Charlie,
      Thanks for your comment. If you haven’t already, and wish to do so, the ACLU’s brief that was filed in the case in Georgia, (Johnson v. Bell) can be accessed on the right border here under “Documents.” The ACLU does distinguish between cases where the allegations against the alleged defamer are more provable than not, and non-fact pleadings, where a general allegation is made without support. Additionally, they distinguish between parties and non-parties, which is the case in Johnson v. Bell.

      You are totally correct about the hard cases not being filed in court. Offhand, I can count at least 20 people who would file cases, but they don’t have the retainers to do so, and explaining the case to attorneys unfamiliar with how social media operates can be difficult. Well — it’s difficult for some in law enforcement to understand. Some do not know the difference between public forums, chat rooms, pubic comment boards and blogs. Their immediate solution is to tell people to stay off the internet, thereby encouraging them to effect the very goal of harassers and defamers.

      Regarding terms of service, I think that hosts of social media must take more active roles in identifying motives and doing so as quickly as possible. Someone recently suggested that companies such as Twitter replace advertisement for income with membership fees. If people are charged membership fees, they will not be quick to open multiple accounts, or new accounts after being suspended. For example, since late October 2015, David Piercy has been suspended from Twitter about least 15 times. If he had to pay $10.00 each time he opened a new account, his return under a new handle might have been preventable.

  2. Agree with Xena. When there is no financial award probability, attorneys can only be obtained by high dollar per hour rates, not affordable for most individuals. Victims are left with reputations destroyed, severe post traumatic stress due to the targeting and attacks and exposure of victims families, the routing of family members social media accounts, posting of personal pictures, however public the social media accounts, they are not meant to be exploited by individuals with social media vendetta. The difficulty in obtaining the identity of the cultprits reaping this terror upon individuals can only be tempered by allowing the choice for all social media users to have the choice to remain anonymous publicly, but perhaps have a verifiable identifier in the sign up process in the event of extreme criminal behaviors (paedos, animal cruelties, radical/extremist propagation, threats to human life AND the potential threats to social media users and their families or possible suicide/overdose type risks).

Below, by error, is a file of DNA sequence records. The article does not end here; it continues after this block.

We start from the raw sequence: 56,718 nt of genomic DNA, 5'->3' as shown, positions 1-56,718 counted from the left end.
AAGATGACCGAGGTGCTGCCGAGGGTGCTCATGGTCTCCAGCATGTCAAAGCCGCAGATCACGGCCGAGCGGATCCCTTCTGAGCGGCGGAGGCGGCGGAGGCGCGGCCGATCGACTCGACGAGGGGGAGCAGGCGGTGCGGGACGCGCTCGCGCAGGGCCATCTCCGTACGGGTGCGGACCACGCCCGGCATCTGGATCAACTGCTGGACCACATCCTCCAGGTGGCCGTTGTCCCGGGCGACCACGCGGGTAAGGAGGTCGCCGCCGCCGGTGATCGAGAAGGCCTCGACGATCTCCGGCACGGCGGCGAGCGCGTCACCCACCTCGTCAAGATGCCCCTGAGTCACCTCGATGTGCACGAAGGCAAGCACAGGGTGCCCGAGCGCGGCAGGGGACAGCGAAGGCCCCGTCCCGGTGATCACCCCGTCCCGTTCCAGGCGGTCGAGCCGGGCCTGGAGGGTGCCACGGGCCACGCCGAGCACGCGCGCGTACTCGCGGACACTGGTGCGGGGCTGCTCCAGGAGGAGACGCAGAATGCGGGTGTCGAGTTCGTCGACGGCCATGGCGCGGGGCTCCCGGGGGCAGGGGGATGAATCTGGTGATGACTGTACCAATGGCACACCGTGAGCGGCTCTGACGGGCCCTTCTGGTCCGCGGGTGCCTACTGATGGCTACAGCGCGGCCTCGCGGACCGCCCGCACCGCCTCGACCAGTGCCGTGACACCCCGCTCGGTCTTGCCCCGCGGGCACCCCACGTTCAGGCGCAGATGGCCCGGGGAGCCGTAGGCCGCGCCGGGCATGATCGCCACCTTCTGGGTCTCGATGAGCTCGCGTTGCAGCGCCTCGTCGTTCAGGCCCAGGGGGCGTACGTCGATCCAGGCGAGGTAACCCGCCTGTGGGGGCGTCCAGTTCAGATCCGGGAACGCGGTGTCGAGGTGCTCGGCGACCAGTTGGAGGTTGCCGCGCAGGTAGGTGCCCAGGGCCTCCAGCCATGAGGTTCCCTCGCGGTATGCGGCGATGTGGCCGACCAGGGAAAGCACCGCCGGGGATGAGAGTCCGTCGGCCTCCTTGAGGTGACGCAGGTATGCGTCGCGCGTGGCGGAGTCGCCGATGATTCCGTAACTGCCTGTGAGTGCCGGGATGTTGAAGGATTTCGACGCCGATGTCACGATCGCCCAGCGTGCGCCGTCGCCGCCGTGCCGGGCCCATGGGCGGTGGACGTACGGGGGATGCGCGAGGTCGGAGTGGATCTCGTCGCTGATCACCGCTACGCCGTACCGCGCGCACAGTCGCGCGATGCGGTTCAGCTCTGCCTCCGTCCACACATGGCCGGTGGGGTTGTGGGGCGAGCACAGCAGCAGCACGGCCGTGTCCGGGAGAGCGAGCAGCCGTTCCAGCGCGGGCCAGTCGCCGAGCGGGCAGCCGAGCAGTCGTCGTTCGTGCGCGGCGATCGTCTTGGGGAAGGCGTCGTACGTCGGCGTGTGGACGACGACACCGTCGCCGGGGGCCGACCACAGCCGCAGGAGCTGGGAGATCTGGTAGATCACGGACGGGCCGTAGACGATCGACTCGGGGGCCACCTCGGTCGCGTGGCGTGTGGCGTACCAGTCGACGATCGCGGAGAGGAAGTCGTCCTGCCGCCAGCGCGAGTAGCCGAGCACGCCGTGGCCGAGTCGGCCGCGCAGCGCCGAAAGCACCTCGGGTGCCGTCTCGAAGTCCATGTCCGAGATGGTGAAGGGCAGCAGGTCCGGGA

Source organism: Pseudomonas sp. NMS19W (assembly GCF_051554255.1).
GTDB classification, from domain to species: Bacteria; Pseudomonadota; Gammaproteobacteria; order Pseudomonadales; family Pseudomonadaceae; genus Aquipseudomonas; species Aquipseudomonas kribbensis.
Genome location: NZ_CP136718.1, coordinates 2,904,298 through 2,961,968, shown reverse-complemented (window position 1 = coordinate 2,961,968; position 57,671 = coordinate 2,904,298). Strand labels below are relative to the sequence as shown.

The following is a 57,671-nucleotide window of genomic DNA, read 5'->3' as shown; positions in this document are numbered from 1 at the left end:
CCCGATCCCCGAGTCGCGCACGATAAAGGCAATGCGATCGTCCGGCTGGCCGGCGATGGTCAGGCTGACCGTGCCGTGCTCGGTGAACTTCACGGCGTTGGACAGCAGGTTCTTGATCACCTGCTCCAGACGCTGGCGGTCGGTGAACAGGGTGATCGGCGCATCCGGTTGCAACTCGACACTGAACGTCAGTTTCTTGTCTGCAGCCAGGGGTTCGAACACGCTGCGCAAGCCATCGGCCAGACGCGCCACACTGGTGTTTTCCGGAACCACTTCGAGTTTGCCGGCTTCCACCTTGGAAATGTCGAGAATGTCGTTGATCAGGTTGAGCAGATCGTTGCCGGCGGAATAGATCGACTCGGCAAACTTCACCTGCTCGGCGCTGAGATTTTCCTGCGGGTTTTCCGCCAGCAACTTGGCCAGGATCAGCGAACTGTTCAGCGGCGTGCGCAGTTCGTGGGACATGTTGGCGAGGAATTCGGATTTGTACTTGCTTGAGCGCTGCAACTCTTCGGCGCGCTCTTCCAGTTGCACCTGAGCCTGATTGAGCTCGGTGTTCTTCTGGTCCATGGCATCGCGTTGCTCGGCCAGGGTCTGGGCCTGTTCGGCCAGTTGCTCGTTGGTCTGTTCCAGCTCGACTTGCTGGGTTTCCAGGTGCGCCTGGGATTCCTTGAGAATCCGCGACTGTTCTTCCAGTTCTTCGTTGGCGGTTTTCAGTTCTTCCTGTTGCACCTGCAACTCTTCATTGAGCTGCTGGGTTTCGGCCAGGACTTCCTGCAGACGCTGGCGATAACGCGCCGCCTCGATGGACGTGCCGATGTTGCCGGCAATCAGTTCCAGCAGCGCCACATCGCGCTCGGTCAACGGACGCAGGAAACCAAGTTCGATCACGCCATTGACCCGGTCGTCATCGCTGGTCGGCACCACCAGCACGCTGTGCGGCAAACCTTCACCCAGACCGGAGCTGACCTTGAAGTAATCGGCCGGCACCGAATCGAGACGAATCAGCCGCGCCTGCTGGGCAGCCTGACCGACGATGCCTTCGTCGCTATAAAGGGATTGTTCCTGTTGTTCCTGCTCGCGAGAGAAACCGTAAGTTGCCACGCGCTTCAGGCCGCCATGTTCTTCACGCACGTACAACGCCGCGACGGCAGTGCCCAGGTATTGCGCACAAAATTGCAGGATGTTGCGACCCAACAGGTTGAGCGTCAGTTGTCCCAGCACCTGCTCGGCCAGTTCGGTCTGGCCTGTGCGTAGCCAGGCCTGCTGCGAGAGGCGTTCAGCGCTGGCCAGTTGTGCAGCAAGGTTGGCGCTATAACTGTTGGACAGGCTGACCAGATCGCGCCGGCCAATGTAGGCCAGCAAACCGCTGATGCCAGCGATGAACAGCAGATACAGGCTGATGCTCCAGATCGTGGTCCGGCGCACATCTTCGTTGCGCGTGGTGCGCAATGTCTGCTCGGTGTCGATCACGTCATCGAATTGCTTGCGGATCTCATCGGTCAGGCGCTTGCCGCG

• Xena says:

      Hey Katrina. The freedom of speech argument and internet harassment court decisions might sound like a double-edged sword. An important part of the post says;

      “Finally, the brief from Public Citizen documents the nearly unanimous consensus in courts around the country that defamation plaintiffs must substantiate their claims with evidence before being permitted to unmask anonymous speakers on the Internet.”

      In my opinion, this is the key. Like we see in the Bell’s counter-claims, the allegations are spurious. They provide no statements of alleged defamation made by each of the 23 handles. Additionally, like in the subject case of the article, these are not named parties to the case. They are third-parties.

      On the other hand, directed defamation like what Charlie is currently enduring, leaves no question that it is willful. Although others have joined in, there is no question as to who initiated it. The person uses a cell phone and proxy IP addresses, There are records for that.

  3. What I have encountered, in this year’s past experience, is the grueling process of obtaining the records from providers and as these very practiced and accomplished repeat offenders have learned from their sociopathy, the more confusion they create via spoofs, vpns, etc. the more provider supoenae are needed and as in the case of my provider, they require a request from a law enforcement body. Most law enforcement bodies are dealing with shootings, robberies, etc. and this tedious process of tracking and supoena, however worth it to victims, takes valuable resources from already stretched law enforcement budgets. I think that is an issue to be lobbied for, more ease of access of ip records from providers or a central IP bank where providers can dump the torrents.